decapsulation load.

   Synchronised FIBs is a fast method, but has the issue that a
   suitable synchronization mechanism needs to be defined. One method
   would be to use NTP [NTP], however the coupling of routing
   convergence to a protocol that uses the network may be a problem.
   During the transition there will be some micro-looping for a short
   interval because it is not possible to achieve complete
   synchronization of the FIB changeover.

   The ordered FIB mechanism has the major advantage that it is a
   control plane only solution. However, SRLGs require a per-
   destination calculation, and the convergence delay is high, bounded
   by the network diameter. The use of signaling as an accelerator
   will reduce the number of destinations that experience the full
   delay, and hence reduce the total re-convergence time to an
   acceptable period.

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   The nearside and farside tunnel methods deal relatively easily with
   SRLGs and uncorrelated changes. The convergence delay would be
   small. However these methods require the use of tunneled forwarding
   which is not supported on all router hardware, and raises issues of
   forwarding performance. When used with PLSN, the amount of traffic
   that was tunneled would be significantly reduced, thus reducing the
   forwarding performance concerns. If the selected repair mechanism
   requires the use of tunnels, then a tunnel based loop prevention
   scheme may be acceptable.

11.    IANA considerations

   There are no IANA considerations that arise from this draft.

12.    Security Considerations

   All micro-loop control mechanisms raise significant security issues
   which must be addressed in their detailed technical description.

13.    Intellectual Property Statement

   The IETF takes no position regarding the validity or scope of any
   Intellectual Property Rights or other rights that might be claimed
   to pertain to the implementation or use of the technology described
   in this document or the extent to which any license under such
   rights might or might not be available; nor does it represent that
   it has made any independent effort to identify any such rights.
   Information on the procedures with respect to rights in RFC
   documents can be found in BCP 78 and BCP 79.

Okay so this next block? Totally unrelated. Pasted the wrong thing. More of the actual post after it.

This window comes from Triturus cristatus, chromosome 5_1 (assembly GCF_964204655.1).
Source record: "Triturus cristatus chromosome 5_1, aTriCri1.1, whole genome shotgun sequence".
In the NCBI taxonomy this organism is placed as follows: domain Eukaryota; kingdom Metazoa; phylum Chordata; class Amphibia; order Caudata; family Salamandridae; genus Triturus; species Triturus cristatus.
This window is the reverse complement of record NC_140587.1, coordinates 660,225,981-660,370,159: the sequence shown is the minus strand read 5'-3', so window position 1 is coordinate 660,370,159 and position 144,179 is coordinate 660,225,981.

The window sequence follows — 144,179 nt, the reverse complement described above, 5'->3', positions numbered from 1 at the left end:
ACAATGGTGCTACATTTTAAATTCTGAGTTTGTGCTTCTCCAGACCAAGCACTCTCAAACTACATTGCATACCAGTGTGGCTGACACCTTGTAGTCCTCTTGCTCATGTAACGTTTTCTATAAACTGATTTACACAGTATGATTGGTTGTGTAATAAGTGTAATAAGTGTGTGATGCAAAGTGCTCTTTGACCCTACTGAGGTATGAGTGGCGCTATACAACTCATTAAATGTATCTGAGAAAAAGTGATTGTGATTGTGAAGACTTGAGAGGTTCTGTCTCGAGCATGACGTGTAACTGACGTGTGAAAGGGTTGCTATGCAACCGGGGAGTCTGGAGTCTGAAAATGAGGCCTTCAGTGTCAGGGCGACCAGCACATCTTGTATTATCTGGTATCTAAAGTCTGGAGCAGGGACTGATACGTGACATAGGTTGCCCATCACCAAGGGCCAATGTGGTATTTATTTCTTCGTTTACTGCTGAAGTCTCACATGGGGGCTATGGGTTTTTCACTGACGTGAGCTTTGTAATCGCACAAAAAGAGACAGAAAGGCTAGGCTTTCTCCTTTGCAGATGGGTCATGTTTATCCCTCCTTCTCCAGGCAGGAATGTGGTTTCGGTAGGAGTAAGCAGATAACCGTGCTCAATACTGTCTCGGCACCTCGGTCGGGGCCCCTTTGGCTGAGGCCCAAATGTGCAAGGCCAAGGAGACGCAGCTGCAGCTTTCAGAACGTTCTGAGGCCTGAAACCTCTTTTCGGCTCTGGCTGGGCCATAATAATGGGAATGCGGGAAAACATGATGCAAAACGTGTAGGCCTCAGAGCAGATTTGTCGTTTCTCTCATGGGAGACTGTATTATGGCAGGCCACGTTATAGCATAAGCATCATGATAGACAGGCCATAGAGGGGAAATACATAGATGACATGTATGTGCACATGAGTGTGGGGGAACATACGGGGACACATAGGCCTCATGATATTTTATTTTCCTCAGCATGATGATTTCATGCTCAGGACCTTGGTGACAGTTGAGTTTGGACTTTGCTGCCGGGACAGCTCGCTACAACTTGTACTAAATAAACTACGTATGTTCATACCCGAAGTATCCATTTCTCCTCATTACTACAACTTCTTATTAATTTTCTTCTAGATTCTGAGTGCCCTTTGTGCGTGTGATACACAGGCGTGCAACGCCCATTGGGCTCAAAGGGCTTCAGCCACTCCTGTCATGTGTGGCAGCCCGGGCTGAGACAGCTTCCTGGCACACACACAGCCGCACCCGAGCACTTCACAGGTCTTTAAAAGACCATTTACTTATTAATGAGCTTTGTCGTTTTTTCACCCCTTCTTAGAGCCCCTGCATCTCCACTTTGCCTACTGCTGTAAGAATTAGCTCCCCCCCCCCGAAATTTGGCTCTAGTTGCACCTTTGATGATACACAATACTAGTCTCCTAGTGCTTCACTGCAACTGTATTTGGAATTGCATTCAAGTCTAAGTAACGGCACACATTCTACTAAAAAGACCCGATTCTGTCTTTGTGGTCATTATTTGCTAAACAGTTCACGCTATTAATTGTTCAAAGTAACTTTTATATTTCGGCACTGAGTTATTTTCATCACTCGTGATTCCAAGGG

Copies of IPR disclosures made to the IETF Secretariat and any
   assurances of licenses to be made available, or the result of an
   attempt made to obtain a general license or permission for the use
   of such proprietary rights by implementers or users of this
   specification can be obtained from the IETF on-line IPR repository

   The IETF invites any interested party to bring to its attention any
   copyrights, patents or patent applications, or other proprietary
   rights that may cover technology that may be required to implement
   this standard.  Please address the information to the IETF at

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14.    Disclaimer of Validity

   This document and the information contained herein are provided on

15.   copyright Statement

   Copyright (C) The Internet Society (2006).

   This document is subject to the rights, licenses and restrictions
   contained in BCP 78, and except as set forth therein, the authors
   retain all their rights.

16.    Normative References

   There are no normative references.

17.    Informative References

   Internet-drafts are works in progress available from

   [APPL]        Bryant, S., Shand, M., "Applicability of Loop-
                 free Convergence", <draft-bryant-shand-lf-
                 applicability-02.txt>, October 2006, (work in

   [IPFRR]       Shand, M., "IP Fast-reroute Framework",
                 October 2006, (work in progress).

   [LDP]         Andersson, L., Doolan, P., Feldman, N.,
                 Fredette, A. and B. Thomas, "LDP
                 Specification", RFC3036,
                 January 2001.

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INTERNET DRAFT  A Framework for Loop-free Convergence        Oct 2006

   [NTP]         RFC1305 Network Time Protocol (Version 3)
                 Specification, Implementation and Analysis. D.
                 Mills. March 1992.

   [OB]          Avoiding transient loops during IGP convergence
                 P. Francois, O. Bonaventure
                 IEEE INFOCOM 2005, March 2005, Miami, Fl., USA

   [OFIB]        Francois et. al., "Loop-free convergence using
                 ordered FIB updates", <draft-francois-ordered-
                 fib-02.txt>, October 2006 (work in progress).

   [RFC2119]     Bradner, S., "Key words for use in RFCs to
                 Indicate Requirement Levels", BCP 14, RFC2119,
                 March 1997.

   [RFC791]      RFC791, Internet Protocol Protocol
                 Specification, September 1981

   [TIMER]       S. Bryant, et. al. , "Synchronisation of Loop
                 Free Timer Values", <draft-atlas-bryant-shand-
                 lf-timers-02.txt>, October 2006
   [TUNNEL]      Bryant, S., Shand, M., "IP Fast Reroute using
                 tunnels", <draft-bryant-ipfrr-tunnels-02.txt>,
                 Apr 2005 (work in progress).

   [ZININ]       Zinin, A., "Analysis and Minimization of
                 Microloops in Link-state Routing Protocols",
                 February 2006 (work in progress).

18.    Authors' Addresses

   Mike Shand
   Cisco Systems,
   250, Longwater Ave,
   Green Park,
   Reading, RG2 6GB,
   United Kingdom.             Email:

   Stewart Bryant
   Cisco Systems,
   250, Longwater Ave,
   Green Park,
   Reading, RG2 6GB,
   United Kingdom.             Email: